Drones in research webinar #1: An eye on legal, ethics, safety and privacy - 20 Jul 2017

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Video in TIB AV-Portal: Drones in research webinar #1: An eye on legal, ethics, safety and privacy - 20 Jul 2017

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Drones in research webinar #1: An eye on legal, ethics, safety and privacy - 20 Jul 2017
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This one hour webinar is the first in a series of 2 webinars which aims to raise awareness on legal and privacy issues and also to provide an understanding of public safety and community attitude under current Australian law when deploying drones into the research. Speakers: 1- Considerations for marine research drone operation on the Great Barrier Reef: Melanie Olsen (AIMS) 2- The privacy implication of using drones under current Australian law: Prof.Des Butler (QUT) 3- Drones and geospatial data: A look at the legal and ethical issues [IP and copyright]: Assoc.Prof.Leanne Wiseman (Griffith University) Who would benefit from attending: -Data managers and Data Librarians -Data scientists, analysts, developers and technologists -Researchers (Academia, Industry and Government) -Environmental & geoscientific research data community -Research Office, Ethics committee members, Legal counsel for institutions
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welcome to the drones in research webinar series my name is Nelson Mandela Patti and my co-host today my colleague Karen Weiser is behind the scenes a co-hosting the webinar with me today's webinar topic is on an eye on legal ethics safety and privacy this one-hour webinar is the first in the webinar series and today's webinar will look into the consideration of special licensing requirements privacy implications or drone usage and recommend Australian law and legal or other ethical issues surrounding drones and geospatial data now I would also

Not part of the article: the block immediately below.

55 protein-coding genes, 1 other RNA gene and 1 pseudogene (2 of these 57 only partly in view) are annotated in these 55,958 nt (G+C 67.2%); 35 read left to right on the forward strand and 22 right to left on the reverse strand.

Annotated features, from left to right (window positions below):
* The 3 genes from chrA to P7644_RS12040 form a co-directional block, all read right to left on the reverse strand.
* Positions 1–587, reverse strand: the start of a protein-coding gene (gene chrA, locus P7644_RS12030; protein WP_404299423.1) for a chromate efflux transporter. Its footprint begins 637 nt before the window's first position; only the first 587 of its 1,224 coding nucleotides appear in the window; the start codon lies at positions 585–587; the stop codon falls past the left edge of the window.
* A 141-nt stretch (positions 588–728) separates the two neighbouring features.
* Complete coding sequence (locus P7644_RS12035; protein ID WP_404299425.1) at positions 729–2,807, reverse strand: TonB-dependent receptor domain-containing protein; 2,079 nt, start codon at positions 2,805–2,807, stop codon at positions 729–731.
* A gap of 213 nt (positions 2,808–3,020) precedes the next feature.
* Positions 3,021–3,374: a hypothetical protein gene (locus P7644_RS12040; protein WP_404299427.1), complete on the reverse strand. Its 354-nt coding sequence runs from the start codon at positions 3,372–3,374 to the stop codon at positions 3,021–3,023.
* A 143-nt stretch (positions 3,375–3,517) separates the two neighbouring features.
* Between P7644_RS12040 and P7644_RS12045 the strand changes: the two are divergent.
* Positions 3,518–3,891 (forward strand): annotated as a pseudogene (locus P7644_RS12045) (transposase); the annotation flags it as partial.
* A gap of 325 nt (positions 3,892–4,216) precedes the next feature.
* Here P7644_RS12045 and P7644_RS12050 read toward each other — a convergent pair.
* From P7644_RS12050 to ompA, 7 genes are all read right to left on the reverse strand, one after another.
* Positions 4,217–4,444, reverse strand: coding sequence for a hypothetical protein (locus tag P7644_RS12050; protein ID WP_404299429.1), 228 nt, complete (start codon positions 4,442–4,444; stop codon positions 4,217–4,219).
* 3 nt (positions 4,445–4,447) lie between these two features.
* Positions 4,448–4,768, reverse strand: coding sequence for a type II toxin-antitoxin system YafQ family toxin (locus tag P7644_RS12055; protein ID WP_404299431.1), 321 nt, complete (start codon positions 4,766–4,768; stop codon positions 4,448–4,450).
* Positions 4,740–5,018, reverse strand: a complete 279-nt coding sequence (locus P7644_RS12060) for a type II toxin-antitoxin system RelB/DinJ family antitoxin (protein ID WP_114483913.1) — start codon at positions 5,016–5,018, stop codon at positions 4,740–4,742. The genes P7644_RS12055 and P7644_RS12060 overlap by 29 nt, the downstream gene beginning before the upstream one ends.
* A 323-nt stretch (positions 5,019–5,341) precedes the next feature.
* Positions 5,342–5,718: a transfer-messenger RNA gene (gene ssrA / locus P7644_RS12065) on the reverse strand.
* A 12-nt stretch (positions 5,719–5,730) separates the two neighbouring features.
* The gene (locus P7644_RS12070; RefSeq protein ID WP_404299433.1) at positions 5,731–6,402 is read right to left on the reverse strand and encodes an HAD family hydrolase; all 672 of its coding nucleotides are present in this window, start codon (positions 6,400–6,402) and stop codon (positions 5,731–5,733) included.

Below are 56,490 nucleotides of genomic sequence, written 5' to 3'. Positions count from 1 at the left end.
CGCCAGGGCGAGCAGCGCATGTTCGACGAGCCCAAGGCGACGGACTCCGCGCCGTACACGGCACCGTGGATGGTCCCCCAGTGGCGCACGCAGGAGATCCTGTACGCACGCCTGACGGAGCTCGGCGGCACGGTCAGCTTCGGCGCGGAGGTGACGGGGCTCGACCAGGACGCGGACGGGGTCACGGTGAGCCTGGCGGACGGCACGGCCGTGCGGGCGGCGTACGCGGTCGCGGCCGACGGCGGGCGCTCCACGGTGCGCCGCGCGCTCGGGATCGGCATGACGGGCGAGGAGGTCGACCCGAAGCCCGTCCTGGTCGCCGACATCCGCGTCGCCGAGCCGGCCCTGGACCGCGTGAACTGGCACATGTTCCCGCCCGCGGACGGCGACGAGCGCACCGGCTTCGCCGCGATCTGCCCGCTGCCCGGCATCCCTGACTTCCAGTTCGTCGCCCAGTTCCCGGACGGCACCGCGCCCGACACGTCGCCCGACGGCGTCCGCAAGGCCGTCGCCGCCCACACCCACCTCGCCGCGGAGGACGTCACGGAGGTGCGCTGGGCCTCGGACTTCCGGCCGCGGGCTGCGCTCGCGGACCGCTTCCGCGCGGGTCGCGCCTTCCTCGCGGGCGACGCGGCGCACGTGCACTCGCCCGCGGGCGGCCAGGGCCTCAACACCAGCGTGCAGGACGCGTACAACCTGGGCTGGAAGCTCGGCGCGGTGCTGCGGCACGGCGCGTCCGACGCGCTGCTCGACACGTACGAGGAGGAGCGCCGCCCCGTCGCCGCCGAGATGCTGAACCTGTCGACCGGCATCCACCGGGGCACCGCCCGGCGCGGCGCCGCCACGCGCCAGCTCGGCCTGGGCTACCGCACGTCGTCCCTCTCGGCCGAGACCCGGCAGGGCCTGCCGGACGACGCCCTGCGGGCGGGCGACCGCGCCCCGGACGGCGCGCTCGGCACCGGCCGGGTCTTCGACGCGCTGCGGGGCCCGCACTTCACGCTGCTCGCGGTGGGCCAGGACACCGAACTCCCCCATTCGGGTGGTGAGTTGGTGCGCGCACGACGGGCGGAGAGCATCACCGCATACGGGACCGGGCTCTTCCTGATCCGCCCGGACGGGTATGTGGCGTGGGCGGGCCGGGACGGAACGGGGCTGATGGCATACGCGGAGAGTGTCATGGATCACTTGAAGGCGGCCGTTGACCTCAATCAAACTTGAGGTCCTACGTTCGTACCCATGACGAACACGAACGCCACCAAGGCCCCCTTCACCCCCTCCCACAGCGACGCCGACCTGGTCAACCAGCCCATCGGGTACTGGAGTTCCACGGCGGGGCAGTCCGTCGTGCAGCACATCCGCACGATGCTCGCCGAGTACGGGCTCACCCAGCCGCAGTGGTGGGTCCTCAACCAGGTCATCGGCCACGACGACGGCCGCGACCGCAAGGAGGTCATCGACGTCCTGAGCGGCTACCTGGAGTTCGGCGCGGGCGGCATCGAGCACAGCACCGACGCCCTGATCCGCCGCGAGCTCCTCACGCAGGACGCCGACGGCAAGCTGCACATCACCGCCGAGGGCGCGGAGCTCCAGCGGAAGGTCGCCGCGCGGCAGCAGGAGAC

like to thank acknowledge the Commonwealth Government for their support of the ants under increase program now I would like to introduce
our speakers Melanie Olson she's the team leader for Australian history of medical science professor best Butler from Queensland University of Technology associate professor Lee Anne Weismann from Griffith University now I would like to hand over to Melanie for a topic on cancellation of Marion research drone operations on the Great Barrier Reef thank you very catty Australian Institute of
Marine Science where marine science agency I'm based in Townsville Queensland and on the screen now you can see we have three sites so Parfum and terms of loans the tracks that you can see refer to where our main areas operations are which is off the coast and main research vessels so we deploy our drones off our research vessels to support our marine scientists and understanding the impacts and pressures on the Great Barrier Reef and other marine parks around tropical Australia so I leave the